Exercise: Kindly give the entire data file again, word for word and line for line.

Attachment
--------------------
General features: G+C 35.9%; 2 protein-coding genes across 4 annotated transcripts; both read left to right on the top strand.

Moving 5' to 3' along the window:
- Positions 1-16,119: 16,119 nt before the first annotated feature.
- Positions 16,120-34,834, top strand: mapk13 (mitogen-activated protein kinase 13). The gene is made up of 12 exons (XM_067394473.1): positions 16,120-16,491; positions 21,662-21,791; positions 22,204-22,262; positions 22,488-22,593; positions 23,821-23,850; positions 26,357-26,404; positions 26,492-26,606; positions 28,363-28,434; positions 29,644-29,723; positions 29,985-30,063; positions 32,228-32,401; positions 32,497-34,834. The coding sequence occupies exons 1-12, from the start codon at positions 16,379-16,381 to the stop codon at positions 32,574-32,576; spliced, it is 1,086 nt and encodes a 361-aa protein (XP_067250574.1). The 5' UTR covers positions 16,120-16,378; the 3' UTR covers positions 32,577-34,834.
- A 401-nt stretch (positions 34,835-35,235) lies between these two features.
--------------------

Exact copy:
General features: G+C 35.9%; 2 protein-coding genes across 4 annotated transcripts; both read left to right on the top strand.

Moving 5' to 3' along the window:
- Positions 1-16,119: 16,119 nt before the first annotated feature.
- Positions 16,120-34,834, top strand: mapk13 (mitogen-activated protein kinase 13). The gene is made up of 12 exons (XM_067394473.1): positions 16,120-16,491; positions 21,662-21,791; positions 22,204-22,262; positions 22,488-22,593; positions 23,821-23,850; positions 26,357-26,404; positions 26,492-26,606; positions 28,363-28,434; positions 29,644-29,723; positions 29,985-30,063; positions 32,228-32,401; positions 32,497-34,834. The coding sequence occupies exons 1-12, from the start codon at positions 16,379-16,381 to the stop codon at positions 32,574-32,576; spliced, it is 1,086 nt and encodes a 361-aa protein (XP_067250574.1). The 5' UTR covers positions 16,120-16,378; the 3' UTR covers positions 32,577-34,834.
- A 401-nt stretch (positions 34,835-35,235) lies between these two features.